Glossary of ingredients
|Anis star||Not only used for baking, anis staris widely used in Chinese cooking. It is available whole or in powdered form. Also found in the Ngohiong / Five spice powder recipe.|
|Cardamom||The pale green oval pods, which are the best variety is probably the world’s most expensive spice after saffron. The black cardamon is cheaper.|
|Chilly||There are dried, flaked and powdered forms. Using the fresh chilllies brings out the strong aroma of the pepper plant. We usually say, the smaller it is, the hotter it gets. They can be used unriped (green) as well as riped (red). Ripe chillies are hotter than the green ones. You cn deseed them to remove the hotness. Dried chillies are used more favourably for flavouring and seasoning.|
|Cinnamon||Cinnamon is largely used in the world. It comes from the bark of an edible tree native to Sri Lanka. In South East Asia, this is used commonly for meats puoltry and desserts. More commonly you’ll find powdered forms availble in the shelfs of the supermarket. But it’s aroma dissipate faster this way.|
|Clove||Cloves are used in smaller quantities as it has a stronger flavour than most other spices.|
|Coriander Seeds||You’ll find coriander seeds commonly in curries or meats, used in India, Singapore or Malaysia and Indonesia.I usually grind them just before using it so that it is more fragrent.|
|Five spice powder (Ngo Hiong)||The chinese loves using this. It is a mixture of five ground spices: cinnamon, clove, sze chuan pepper, fennel and star anise. Make them yourself: here|
|Galangal||Galangal is used fresh in malaysian, indonesian and thai cuisines. The younger root is pale pink and more tender and flavourable than the mature one (beige). Also known as lenkuas or blue ginger.|
|Garlic||Alio, Ayoli…etc what other spice is more used than the garlic
clove. Be it fresh or dried, it can be eaten raw, cooked, fried, sauteed and leaves the consumer with a garlic note at the very end.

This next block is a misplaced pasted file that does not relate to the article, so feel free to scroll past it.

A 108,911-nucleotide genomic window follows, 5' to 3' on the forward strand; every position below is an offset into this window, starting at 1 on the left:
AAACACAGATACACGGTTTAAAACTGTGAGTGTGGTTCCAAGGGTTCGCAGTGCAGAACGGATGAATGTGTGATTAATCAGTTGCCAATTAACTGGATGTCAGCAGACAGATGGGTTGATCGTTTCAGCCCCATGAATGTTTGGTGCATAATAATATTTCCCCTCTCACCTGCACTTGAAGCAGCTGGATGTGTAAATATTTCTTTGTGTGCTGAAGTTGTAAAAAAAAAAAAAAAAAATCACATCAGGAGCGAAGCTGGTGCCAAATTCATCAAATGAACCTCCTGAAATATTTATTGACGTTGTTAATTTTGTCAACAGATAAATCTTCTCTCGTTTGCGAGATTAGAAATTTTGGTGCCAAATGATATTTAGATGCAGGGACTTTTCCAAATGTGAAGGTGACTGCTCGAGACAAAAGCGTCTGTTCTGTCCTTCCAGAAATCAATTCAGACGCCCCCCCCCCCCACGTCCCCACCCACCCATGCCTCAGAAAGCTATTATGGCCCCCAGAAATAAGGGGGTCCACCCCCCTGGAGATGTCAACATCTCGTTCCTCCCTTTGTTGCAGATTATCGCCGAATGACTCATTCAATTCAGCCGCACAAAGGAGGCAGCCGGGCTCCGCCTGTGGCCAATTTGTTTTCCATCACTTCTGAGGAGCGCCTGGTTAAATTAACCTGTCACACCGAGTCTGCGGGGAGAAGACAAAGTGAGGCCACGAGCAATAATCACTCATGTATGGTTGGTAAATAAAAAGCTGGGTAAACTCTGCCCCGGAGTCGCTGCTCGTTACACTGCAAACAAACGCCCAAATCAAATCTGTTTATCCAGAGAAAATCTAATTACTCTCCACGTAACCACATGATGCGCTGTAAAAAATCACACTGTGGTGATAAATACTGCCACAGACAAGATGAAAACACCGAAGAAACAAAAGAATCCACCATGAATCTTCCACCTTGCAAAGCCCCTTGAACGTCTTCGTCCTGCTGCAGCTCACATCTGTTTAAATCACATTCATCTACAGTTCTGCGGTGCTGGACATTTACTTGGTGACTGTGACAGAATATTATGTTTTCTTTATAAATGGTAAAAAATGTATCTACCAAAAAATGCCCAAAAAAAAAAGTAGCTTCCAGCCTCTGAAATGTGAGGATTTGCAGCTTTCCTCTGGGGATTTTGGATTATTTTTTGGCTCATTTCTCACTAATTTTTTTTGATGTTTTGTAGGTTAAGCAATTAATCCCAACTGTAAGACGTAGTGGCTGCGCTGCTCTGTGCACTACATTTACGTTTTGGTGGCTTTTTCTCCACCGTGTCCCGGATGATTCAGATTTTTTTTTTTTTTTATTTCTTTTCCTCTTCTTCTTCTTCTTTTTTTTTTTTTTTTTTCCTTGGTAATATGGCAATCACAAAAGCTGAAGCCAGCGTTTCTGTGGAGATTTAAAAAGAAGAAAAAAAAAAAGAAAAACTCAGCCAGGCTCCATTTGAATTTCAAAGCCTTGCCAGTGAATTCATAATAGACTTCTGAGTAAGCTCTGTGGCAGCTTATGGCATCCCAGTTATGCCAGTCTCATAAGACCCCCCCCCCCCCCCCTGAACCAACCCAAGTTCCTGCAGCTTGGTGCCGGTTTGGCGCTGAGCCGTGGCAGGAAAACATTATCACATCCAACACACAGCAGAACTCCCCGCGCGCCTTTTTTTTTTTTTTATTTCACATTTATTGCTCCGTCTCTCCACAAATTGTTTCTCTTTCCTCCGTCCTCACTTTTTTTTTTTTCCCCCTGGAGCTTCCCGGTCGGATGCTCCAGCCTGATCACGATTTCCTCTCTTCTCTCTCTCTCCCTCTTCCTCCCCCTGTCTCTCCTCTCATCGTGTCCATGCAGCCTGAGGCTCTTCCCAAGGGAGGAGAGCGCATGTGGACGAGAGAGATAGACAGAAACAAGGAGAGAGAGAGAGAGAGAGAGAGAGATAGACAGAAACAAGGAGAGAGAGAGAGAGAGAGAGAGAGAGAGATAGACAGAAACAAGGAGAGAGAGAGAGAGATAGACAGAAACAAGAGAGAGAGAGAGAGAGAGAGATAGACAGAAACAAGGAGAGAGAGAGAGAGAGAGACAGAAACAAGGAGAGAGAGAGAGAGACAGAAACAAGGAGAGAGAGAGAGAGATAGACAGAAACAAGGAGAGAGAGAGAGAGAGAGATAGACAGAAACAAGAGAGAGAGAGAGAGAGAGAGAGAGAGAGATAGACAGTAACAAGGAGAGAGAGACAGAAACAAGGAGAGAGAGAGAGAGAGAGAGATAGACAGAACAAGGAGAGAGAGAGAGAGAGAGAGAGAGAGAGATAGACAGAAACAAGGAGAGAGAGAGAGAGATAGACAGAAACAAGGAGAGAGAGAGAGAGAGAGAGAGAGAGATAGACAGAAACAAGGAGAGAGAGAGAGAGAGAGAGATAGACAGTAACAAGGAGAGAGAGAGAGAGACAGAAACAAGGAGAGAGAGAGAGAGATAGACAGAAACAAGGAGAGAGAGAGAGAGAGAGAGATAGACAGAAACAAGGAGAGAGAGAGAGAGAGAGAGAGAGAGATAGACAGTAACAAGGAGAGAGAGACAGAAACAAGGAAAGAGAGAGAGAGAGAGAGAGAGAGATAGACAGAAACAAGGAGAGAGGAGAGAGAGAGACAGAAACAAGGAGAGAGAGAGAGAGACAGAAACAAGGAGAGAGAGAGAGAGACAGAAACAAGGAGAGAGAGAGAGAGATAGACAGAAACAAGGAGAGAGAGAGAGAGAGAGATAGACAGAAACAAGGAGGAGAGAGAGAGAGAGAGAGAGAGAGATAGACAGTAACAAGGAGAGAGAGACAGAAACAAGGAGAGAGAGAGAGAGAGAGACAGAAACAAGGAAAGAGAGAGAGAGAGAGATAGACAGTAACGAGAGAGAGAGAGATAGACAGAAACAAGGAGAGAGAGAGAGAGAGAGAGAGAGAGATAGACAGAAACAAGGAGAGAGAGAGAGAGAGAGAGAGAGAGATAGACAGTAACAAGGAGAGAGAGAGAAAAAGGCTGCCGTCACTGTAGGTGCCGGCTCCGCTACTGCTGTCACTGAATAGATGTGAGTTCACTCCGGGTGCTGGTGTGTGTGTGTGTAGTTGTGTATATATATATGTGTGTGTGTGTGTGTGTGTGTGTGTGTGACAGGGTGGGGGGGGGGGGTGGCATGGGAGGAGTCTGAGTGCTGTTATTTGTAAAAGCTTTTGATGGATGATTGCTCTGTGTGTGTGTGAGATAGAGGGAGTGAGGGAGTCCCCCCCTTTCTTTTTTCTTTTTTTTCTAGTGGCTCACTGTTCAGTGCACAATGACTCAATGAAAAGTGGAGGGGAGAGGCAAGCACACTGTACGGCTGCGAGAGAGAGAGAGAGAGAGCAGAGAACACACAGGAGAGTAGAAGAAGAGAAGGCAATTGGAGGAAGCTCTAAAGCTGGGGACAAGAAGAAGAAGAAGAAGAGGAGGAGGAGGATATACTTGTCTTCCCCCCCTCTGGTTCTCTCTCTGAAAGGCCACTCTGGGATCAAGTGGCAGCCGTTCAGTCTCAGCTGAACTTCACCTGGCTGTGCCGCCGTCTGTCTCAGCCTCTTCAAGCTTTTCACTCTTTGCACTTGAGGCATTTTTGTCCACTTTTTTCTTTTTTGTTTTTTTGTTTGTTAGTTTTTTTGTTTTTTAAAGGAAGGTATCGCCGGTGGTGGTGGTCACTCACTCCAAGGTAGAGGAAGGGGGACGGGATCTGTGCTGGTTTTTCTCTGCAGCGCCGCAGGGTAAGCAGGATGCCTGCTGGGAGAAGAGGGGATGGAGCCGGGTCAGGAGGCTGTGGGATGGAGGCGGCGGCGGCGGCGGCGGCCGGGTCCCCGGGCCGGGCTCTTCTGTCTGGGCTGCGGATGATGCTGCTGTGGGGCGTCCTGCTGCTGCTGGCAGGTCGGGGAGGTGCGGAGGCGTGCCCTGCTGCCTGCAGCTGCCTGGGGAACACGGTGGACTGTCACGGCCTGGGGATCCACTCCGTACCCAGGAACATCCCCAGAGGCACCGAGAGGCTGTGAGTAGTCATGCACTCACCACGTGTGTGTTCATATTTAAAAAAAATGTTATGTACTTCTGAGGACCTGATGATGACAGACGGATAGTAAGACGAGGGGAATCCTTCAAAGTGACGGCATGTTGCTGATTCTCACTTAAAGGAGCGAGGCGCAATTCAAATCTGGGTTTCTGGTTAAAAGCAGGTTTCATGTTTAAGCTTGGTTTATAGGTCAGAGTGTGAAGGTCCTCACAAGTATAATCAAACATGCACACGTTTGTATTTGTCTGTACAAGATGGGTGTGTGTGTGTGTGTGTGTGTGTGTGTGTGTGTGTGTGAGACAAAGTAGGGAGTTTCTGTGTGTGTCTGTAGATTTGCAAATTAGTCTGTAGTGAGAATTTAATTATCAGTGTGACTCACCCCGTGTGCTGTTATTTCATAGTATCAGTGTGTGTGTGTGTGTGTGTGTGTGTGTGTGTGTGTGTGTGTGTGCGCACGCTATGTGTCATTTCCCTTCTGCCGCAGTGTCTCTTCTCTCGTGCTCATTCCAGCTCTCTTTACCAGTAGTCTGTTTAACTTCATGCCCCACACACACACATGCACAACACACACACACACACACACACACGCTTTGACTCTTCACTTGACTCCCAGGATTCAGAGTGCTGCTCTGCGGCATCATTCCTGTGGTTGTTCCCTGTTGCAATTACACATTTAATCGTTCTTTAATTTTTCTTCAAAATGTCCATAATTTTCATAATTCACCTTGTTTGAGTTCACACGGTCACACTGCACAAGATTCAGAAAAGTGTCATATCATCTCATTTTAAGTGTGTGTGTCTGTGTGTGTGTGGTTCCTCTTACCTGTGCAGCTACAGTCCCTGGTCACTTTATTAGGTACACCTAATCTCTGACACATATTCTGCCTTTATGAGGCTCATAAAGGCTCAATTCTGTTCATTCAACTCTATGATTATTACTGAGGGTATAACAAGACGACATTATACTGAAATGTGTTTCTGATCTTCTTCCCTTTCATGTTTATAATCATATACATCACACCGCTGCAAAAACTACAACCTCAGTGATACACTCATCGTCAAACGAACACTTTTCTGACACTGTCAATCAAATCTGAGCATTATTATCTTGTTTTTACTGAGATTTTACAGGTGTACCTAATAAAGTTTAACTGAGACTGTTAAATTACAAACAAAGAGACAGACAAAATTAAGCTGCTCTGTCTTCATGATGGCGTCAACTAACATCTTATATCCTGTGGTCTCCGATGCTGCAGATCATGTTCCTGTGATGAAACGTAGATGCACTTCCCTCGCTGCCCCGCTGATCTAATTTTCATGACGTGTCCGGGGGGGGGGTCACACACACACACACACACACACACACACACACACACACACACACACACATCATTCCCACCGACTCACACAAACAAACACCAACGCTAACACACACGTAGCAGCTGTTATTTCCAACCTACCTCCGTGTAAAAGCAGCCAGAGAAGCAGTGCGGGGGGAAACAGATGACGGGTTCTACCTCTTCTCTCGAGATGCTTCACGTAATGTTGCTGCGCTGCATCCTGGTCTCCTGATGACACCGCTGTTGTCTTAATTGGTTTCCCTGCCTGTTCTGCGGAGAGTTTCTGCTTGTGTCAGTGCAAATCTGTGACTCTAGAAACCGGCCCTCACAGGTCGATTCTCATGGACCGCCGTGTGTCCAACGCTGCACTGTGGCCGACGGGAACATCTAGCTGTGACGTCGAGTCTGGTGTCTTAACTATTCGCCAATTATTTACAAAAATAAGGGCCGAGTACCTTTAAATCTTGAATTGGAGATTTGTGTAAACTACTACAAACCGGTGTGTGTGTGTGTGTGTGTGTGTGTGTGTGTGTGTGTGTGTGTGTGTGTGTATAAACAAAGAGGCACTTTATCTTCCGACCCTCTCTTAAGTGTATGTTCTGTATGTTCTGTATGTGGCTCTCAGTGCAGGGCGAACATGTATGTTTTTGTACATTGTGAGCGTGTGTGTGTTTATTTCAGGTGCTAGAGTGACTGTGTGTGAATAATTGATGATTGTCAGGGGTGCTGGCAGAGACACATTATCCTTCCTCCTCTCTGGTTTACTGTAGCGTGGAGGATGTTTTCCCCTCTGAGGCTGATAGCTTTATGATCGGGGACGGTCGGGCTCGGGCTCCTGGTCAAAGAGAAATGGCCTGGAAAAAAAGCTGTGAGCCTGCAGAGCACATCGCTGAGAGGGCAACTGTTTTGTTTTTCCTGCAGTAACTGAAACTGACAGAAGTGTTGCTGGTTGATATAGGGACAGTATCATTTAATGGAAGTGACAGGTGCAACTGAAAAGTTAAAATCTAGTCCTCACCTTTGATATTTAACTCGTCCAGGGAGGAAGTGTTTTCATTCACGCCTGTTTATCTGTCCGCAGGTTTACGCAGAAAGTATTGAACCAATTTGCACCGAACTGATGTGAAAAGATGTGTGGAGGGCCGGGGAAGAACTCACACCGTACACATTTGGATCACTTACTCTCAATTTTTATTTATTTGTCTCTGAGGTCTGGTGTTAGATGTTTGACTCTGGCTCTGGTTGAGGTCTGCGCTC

|Ginger||It’s a basic ingredient in many asian cuisines. Preferably used fresh. And yes, nowadays it’s also available in the local supermarkets in europe!|
|Nutmeg||Can use to flavour soups, cakes, desserts, breads|
|Shallot||It’s smaller than the most onions and purple in colour. I love using them in acar (pickles) and salads as they are quite mild and not so sharp. Makes the dish looks attractive
|Turmeric powder||Once the powder touches your cotton blouse or kitchen towel, you’ll
be spending days to get rid of the yellow colour. Use sparsely (e.g. 1/4 tsp)
|Candlenut||As the name implies, you can use it to light up your nights. It has a nutty taste, normaly used after grinding, blended or pounded as a gravy thickener in e.g. curries.|
|Anchovy, dried||Salted and sundried and can be used in soups and as an appetizer with peanuts and chillies|
|Shrimp paste (belachan)||The secret to all asian dishes. The westeners will well wrinkle up their nose if they know the real meaning for this. It has a strong pungent flavour. Should be stir fried before eating it.|
|Shitake mushrooms (Chinese mushrooms)||Soak them in hot water before use. You may want to use the stock in the dish you are making to intensify the taste.|
|Dried prawns||Sun dried and salted. Used commonly in vegetables too.|
|Palm sugar||Gula Jawa, gula batuk, gula melaka are some varieties. Used for savoury dishes or sweets|
|Peanuts||They don’t only taste well when they are roasted and salted, but also when they are used in soups.|
|Cuttlefish||Available as dried or “soft” in packets. Use the dried forms for
soups, the soft ones as a dish like the famous Penang Jiuhu Engchai”
|Sesame seeds||Sesame seeds somes from originally from India, used in breads and salads and comes in black or white.|
|Tamarind pulp (asam)||Used for it’s sour taste. If aquired as a pulp, soak it in hot
water for 10minutes, then press out the pulp to make the juice. Strain the pulp from the juice. Nowadays, there are also tamarind paste, which eases you in the usage.
|Bean curd (taukwa)||Soft beancurd can be used in soups (silky ones) and the ones which